Keep Your Users Using Your App
The end goal of all of this, of course, is to make sure your users remain users, meaning they continue to use your app regularly. Fixing bugs will prevent them from deleting your app; making regular updates will remind them that you’re still around; but keeping them engaged means you have to keep them interested. And to keep them interested, you have to give them new and exciting things to be interested in. Introduce new levels; make extras your users previously had to pay for free; add new customizable features and introduce useful new tools to keep your users coming back to check them out. Give them reasons to come back to your app to see what’s new But as with the frequency of the updates, you’ll want to stagger the frequency of releasing new and exciting features. Send them too often, and your users won’t have time to explore and experience them, or even worse, they’ll see them so often that they won’t care if there are new features. You want to keep them interested, not overwhelmed.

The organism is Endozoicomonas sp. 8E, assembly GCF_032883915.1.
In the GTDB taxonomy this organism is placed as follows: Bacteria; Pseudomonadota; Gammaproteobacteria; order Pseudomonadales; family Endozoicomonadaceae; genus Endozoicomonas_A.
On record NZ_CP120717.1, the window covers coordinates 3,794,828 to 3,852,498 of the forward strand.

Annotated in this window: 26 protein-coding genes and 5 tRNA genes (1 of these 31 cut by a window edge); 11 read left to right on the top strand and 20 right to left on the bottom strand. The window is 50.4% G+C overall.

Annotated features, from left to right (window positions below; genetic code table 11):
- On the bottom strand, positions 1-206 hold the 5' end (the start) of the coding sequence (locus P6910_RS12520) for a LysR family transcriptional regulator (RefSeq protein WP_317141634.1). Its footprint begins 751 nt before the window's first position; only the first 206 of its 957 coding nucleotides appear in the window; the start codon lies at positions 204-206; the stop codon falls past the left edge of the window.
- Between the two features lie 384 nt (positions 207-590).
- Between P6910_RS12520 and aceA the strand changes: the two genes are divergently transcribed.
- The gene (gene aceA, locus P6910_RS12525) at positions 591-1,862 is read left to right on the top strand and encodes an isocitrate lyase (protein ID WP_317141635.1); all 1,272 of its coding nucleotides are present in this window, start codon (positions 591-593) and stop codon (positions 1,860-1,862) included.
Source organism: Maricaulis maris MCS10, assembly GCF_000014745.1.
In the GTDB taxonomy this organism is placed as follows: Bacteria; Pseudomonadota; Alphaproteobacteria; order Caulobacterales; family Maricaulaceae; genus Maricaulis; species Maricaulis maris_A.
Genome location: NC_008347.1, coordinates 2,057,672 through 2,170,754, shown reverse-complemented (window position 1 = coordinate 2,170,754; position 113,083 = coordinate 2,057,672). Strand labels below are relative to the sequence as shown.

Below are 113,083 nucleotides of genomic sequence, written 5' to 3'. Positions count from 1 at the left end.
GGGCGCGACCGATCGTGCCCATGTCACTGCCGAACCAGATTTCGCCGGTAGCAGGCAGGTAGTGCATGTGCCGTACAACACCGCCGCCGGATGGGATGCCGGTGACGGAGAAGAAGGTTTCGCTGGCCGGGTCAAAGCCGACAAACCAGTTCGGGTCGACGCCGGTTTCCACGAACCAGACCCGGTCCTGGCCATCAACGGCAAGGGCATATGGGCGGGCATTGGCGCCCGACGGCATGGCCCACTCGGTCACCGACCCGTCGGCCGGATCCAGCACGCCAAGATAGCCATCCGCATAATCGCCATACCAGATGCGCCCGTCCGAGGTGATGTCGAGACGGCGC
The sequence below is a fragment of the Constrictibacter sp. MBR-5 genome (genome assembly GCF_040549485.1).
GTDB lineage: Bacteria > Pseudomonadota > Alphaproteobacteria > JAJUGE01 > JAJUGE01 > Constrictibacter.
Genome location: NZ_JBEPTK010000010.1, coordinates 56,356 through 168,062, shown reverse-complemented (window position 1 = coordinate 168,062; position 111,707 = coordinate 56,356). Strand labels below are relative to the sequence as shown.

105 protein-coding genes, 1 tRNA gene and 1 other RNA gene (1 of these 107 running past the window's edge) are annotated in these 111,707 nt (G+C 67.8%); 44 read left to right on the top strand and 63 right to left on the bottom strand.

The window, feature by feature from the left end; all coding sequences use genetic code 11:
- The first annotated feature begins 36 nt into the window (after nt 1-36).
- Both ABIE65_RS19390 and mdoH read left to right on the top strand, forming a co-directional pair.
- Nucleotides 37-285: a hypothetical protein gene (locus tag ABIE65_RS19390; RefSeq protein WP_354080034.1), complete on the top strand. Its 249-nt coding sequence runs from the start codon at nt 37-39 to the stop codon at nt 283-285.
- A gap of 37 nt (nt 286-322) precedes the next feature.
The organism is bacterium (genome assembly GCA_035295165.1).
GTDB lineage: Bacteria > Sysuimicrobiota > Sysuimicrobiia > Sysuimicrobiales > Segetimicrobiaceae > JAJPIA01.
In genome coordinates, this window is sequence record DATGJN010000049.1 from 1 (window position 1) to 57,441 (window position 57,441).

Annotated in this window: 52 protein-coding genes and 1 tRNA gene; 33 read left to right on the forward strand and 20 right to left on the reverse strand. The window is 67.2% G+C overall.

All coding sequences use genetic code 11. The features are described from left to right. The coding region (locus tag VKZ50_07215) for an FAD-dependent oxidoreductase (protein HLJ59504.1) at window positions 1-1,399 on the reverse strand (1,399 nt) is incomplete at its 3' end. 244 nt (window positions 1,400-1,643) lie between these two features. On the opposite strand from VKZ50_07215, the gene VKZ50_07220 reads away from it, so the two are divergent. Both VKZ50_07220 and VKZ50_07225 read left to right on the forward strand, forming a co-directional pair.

Building and keeping a successful app is a never-ending process, but hang in there because in the end it will be worth it. As our friends over at Apptentive said in one of their blog posts about customer retention:
We’re seeing developers who are active about modifying and updating their apps be more successful on a regular basis. This is because the updates mechanism creates an opportunity to re-engage with customers who might have forgotten about your app or who gave up on it.
App updates are more than maintenance on your product; it’s a critical part of user engagement and customer happiness, and the successful app developers know this and take advantage of it. Look at your recent updates; are you encouraging your users to come back and use your app, or are you performing simple maintenance? What changes, both small and large, can you be making to your updates to better engage your users? We want to know what tricks have worked for you, and what new things you’re going to try from here on out!
Becky is the Senior Content Marketing Manager at TUNE. Before TUNE, she led a variety of marketing and communications projects at San Francisco startups. Becky received her bachelor's degree in English from Wake Forest University. After living nearly a decade in San Francisco and Seattle, she has returned to her home of Charleston, SC, where you can find her enjoying the sun and salt water with her family.